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irsmonitor 28th January 2012 03:35 AM

well, My 585 has finally reached its retirement ere..for now.
classic popping on power/on/off-...humming.. and I thought I had bad cables as I was never aware it was a common issue .. so I hooked up a test speaker .. polk audio .. ((first mistake)) yes, of course I blew it!! my heart sank, but I got that issue covered.. I disconnected my amp and have been since doing research to see what the problem could be... and found all this great info here.
Now , I am pretty fair with electronics.. or.. at least not afraid to dive in , but I think I should have someone with experience repair this , both channels are working. didn't have any fault lights, hadn't used the amp in a year, last time I used it it was fine,This just happened a couple days ago. so I am assuming the leakage has occurred and whatever damage that usually does is repairable.. the question is.. where to fix in D/FW (Dallas Fort worth area) .......
that won't break the bank, or if its something I can just attack myself.. with patience and a good guide I can do that too. but certainly not going to do anything without asking around first.
any takers on advice for repair shop here or guide to DIY for the eager!!
Thanks in advance- I had it running thru the ACE 515 conditioner,and GTP-500II if that pre-answers anything!
Thanks in advance

embrown057 28th January 2012 04:16 AM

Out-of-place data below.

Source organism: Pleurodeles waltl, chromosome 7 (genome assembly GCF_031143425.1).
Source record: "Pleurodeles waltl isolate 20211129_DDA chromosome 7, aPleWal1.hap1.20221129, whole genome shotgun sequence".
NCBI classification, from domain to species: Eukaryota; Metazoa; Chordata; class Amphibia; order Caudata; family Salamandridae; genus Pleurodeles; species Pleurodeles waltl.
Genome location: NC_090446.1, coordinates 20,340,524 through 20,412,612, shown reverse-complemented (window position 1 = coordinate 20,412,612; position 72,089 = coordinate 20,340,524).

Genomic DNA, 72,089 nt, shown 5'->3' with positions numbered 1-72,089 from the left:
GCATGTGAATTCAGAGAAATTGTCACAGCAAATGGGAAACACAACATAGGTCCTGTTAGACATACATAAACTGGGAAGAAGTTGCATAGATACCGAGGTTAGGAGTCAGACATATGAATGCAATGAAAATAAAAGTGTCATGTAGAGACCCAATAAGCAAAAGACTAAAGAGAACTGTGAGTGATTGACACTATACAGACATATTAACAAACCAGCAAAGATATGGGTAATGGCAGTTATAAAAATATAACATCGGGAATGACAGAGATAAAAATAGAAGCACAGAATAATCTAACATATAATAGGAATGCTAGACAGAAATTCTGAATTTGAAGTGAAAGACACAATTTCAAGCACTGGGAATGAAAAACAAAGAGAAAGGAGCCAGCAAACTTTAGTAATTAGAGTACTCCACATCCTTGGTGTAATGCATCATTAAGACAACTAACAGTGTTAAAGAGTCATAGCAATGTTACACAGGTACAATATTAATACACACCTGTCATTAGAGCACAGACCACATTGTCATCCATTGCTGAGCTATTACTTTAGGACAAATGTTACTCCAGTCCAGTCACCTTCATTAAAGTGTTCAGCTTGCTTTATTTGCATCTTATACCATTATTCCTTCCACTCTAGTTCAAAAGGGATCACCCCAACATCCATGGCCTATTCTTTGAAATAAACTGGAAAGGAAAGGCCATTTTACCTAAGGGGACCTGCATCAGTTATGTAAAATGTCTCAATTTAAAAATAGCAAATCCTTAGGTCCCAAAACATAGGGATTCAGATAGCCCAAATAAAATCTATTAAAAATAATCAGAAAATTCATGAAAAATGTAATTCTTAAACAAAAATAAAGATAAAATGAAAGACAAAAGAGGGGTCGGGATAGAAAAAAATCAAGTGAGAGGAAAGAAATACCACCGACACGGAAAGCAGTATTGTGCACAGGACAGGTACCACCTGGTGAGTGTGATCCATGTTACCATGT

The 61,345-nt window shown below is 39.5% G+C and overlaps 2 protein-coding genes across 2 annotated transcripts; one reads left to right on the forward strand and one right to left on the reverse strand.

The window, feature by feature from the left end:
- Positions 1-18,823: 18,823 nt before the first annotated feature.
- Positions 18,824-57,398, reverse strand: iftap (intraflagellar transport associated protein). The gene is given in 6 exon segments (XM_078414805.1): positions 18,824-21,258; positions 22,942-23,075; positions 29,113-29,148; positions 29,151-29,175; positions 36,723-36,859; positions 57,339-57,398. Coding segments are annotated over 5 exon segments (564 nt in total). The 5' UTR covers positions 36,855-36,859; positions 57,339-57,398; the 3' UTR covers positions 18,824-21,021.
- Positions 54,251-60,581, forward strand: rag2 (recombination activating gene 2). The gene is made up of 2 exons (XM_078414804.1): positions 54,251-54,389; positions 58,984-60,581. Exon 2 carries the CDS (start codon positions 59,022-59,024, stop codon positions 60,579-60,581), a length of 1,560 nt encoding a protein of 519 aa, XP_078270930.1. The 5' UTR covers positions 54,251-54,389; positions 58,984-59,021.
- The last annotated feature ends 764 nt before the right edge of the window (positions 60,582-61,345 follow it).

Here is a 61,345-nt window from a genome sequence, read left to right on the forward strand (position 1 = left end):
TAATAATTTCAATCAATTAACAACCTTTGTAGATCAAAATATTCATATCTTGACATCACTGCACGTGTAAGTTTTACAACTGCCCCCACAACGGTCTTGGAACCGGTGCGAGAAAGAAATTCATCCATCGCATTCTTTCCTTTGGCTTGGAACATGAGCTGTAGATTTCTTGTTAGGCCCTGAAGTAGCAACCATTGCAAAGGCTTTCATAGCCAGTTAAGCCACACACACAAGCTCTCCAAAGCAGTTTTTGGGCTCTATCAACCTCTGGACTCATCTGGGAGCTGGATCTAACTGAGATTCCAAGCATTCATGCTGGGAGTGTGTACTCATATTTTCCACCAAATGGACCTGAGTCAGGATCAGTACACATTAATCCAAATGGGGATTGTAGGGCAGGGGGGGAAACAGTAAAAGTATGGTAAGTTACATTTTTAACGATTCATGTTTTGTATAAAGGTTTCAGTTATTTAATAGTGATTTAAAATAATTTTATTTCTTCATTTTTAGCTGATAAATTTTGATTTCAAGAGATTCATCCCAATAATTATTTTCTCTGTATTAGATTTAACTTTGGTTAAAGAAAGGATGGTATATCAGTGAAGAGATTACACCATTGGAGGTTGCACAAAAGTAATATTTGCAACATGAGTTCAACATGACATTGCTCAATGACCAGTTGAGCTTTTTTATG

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You have seen the reports of bad cap in the GFA-565 and GFA-585 throughout this form and on the internet. If it was just a matter of replace the caps it would be an easy task. The problem is the fluid that leaks from the caps can damage the traces and pads on the boards. Some clam they have been successful just cleaning the boards with alcohol. This type of cleaning is the least successful and may take several attempts before all traces are removing, depending on the severity. The best and most complete way to clean these boards is through ultrasonic bathing with a mixture of simple green and RO water or equivalent. Also the electrolytic fluid can damage pads and traces on the board that will need repair before they can perform property. Some parts will need to also be removed from the board before proper cleaning can take place. If the proper repair is not done the amplifier will be a never ending source of trouble experiencing noise and high DC offset at the speaker terminals. I cannot stress this enough, any part that has had contact with lytic fluid must be completely cleaned or replaced. I have seen a few “Technicians” advertise a “low cost” repair for this type of repair. They may or may not be doing a trough cleaning and replacing the associated parts with quality replacements. That’s an argument I do not want to enter into. I have found very few 565/585’s that are a “easy fix”. Most of these units if not all take hours if not days to restore to the glory. Here is a pic of a 565 board I got in a few weeks ago for restore. Notice the damage in the upper right of the board. Now the the board has been repaired and restored to working condition including pad and trace repair. The last step will be to install the board and spray the board to seal with acrylic conformal coating. This must be done as some of the mask had to be removed.